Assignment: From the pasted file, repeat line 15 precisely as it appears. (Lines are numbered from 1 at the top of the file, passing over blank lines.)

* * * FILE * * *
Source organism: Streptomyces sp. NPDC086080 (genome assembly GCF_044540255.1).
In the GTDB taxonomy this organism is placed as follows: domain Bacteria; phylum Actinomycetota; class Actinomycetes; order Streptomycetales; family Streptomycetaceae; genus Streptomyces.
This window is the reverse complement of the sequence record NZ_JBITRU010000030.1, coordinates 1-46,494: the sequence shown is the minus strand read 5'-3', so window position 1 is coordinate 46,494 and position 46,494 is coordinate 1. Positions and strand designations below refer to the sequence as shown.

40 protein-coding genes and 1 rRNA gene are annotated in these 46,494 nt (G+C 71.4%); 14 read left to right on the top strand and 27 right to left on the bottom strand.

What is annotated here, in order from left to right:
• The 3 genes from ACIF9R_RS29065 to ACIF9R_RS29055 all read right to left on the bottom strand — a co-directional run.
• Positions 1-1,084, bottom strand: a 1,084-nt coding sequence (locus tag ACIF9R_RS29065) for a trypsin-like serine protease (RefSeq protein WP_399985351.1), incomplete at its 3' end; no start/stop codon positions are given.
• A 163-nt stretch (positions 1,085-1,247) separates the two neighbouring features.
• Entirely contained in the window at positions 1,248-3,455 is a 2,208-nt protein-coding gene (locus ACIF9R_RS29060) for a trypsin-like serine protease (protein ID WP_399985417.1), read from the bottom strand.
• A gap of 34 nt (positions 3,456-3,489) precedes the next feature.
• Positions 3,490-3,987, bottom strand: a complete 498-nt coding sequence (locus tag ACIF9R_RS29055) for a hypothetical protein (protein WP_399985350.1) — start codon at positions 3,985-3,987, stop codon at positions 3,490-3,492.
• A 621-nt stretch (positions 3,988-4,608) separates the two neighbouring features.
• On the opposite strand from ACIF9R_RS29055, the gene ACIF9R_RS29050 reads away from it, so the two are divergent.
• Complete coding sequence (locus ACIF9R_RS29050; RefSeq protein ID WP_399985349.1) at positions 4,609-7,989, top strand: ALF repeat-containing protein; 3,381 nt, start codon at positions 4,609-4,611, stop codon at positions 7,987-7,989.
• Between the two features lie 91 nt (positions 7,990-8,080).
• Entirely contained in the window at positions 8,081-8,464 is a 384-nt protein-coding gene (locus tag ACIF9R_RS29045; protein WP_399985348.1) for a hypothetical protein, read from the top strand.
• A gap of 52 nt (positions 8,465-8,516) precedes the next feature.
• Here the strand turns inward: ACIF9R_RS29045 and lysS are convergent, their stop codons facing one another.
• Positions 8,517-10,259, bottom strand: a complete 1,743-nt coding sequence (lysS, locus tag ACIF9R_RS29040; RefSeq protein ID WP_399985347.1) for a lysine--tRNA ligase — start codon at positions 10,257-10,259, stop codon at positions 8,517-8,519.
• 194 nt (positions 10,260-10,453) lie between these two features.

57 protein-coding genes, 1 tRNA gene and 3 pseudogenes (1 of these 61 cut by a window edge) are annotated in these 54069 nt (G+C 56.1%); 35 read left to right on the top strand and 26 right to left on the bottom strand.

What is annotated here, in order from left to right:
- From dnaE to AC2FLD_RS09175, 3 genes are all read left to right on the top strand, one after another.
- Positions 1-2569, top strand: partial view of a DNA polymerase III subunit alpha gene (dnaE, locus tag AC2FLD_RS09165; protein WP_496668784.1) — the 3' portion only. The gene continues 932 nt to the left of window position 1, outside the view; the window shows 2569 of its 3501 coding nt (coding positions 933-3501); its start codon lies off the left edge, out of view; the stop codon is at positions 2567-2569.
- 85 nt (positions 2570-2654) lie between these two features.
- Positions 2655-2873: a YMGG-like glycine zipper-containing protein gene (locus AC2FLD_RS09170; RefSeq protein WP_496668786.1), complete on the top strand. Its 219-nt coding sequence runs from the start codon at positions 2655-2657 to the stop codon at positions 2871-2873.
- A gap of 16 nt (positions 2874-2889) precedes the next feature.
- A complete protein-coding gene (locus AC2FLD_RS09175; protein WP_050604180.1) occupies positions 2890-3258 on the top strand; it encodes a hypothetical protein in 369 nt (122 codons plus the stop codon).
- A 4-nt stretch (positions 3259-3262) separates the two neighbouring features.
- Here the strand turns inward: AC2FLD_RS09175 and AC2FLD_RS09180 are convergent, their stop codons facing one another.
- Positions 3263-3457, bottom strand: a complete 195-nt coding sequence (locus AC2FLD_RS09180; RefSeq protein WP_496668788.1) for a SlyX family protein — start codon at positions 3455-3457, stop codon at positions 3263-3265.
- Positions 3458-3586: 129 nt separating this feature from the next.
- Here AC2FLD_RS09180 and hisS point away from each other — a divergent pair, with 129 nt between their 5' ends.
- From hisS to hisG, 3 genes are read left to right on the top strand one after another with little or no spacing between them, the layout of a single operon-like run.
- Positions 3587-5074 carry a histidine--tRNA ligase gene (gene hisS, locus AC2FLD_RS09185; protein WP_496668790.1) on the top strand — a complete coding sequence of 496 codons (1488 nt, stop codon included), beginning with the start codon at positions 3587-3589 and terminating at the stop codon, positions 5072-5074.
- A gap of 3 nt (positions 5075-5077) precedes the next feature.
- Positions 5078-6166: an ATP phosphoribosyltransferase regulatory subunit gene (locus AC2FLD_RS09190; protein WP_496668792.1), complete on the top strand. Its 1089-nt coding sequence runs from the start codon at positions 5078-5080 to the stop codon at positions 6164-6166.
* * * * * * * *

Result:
• Between the two features lie 91 nt (positions 7,990-8,080).